How to make SGW more inclusive and diverse.
Diversity and Inclusion in UX Design Research
Diversity and Inclusion are two important principles in UX design research. Diversity refers to the various ways that people differ from each other, while inclusion refers to giving a wide range of individuals an equal voice to express their opinions and the autonomy to participate in decision-making processes.
It is important for your UX design research to be diverse and inclusive because your users may have very different experiences and expectations with your product. A diverse and inclusive UX design research process ensures that your product is user-friendly for a wide range of users. A good example of a product with diverse and inclusive UX design is SG Enable’s website which has accessibility options like page contrast adjustments, keyboard navigation, and text size adjustments. These accessibility options ensure that people with varied visual needs do not face barriers when navigating SG Enable’s website.
|Tips to Overcome them
A common challenge when designing for diversity and inclusion is that the product team might have limited understanding of the users, which might consist of people from different cultures with unfamiliar customs. For example, the product team members might all be speakers of one language, but the users might include speakers of another language.
|One way to overcome the limited understanding challenge is to build your product team with diversity in mind. For example, a product team that includes speakers of multiple languages.
Alternatively, you can consult experts who have better understanding of your target user group. For example, working closely with a translator can be very helpful in overcoming language barriers and understanding cultural nuances, especially if the translator has in depth cultural knowledge of the user group.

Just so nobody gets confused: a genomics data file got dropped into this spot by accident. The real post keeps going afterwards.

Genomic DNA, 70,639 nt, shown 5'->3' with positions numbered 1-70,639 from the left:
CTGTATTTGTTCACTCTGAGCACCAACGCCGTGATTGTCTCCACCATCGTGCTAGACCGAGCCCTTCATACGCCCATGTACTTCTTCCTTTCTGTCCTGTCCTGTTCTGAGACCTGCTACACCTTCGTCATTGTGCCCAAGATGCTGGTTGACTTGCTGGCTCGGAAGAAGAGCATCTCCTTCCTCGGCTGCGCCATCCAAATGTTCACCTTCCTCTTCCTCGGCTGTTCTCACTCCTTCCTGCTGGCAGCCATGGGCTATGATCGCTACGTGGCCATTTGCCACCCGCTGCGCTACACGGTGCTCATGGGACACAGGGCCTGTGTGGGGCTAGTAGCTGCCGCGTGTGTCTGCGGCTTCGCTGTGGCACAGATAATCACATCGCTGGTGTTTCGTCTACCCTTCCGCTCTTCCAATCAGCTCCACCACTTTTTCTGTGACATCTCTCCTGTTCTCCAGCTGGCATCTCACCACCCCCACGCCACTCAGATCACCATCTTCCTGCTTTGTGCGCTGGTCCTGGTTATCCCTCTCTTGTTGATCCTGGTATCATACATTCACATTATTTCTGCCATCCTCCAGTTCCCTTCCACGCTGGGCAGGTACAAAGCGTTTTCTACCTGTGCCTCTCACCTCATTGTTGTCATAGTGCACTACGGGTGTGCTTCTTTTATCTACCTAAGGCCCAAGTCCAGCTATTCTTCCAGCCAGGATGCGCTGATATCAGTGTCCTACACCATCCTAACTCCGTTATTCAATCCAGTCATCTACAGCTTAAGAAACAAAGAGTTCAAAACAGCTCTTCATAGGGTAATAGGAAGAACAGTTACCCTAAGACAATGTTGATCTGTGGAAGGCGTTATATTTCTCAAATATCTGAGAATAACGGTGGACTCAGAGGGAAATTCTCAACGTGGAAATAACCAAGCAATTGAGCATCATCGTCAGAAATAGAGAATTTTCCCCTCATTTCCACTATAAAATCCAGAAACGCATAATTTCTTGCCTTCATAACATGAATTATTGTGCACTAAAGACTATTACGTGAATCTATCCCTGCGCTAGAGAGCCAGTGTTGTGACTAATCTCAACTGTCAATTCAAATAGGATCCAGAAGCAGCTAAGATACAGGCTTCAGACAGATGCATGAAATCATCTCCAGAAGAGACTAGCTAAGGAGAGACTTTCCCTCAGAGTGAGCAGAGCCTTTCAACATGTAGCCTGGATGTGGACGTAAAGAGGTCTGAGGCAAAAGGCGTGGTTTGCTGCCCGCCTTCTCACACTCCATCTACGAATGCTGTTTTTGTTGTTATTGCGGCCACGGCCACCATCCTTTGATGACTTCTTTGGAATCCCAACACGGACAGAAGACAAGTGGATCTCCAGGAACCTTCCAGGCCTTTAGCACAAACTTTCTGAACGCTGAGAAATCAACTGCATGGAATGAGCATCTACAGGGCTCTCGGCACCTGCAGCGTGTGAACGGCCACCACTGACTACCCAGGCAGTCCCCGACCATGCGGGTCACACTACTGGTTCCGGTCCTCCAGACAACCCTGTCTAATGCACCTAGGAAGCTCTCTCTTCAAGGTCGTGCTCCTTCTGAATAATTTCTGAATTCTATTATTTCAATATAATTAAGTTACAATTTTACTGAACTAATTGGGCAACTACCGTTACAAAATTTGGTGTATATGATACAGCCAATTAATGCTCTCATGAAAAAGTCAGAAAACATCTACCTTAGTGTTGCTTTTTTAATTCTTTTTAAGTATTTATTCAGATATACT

Another common challenge is in engaging with the diverse group of users to collect meaningful data for the research. For example, the users might consist of individuals with very different technological know-how, education levels, and ages.
|To overcome this challenge, you can simplify the language used in your research activities as much as possible. For example, try to use simple and straightforward language that everyone can understand. You can also include visuals to help your users engage with the product more effectively.
Incorporating hands-on activities during your research process can complement verbal interview strategies as it allows users who are more reserved to voice their challenges by plotting out their own experiences. This allows the researcher to probe further based on what the users have mapped out.
Multiple communication mediums can also be considered to cater to different communication preferences. For example, having both email and phone contact or chat options allow both users who lack technology know-how and those more comfortable in conversing verbally to contact the product team.
Despite implementing the previous solutions, you might still encounter blind spots and fail to account for the needs of some groups.
|While there is no failproof method to avoid all blind spots, you can limit them by testing the product on users who are likely to encounter problems. Such testing enables you to come up with a comprehensive back up plan to further refine your research plan before rolling out to a wider group of audience.
Fala’s sharing covered the SupportGoWhere case study while Liren’s sharing covered the diversity and inclusion sections of this article.
Meet the Team!
Falaumaina Sharil, Senior UX Designer
Fala is a Senior UX Designer at GovTech's Government Digital Services. Her key design focus is to streamline citizen experience through digital products. Fala strives to create meaningful experiences for users, through a measurable, human-centered design approach. Besides designing, she is also invested in building up the UX team.
Liren Tan, UX Designer
Liren is a UX designer at GovTech and she drives user centric research to uncover insights to build digital solutions. She previously worked in the healthcare industry, and is passionate about using design to contribute and bring value to the social sector.
Last updated 21 February 2022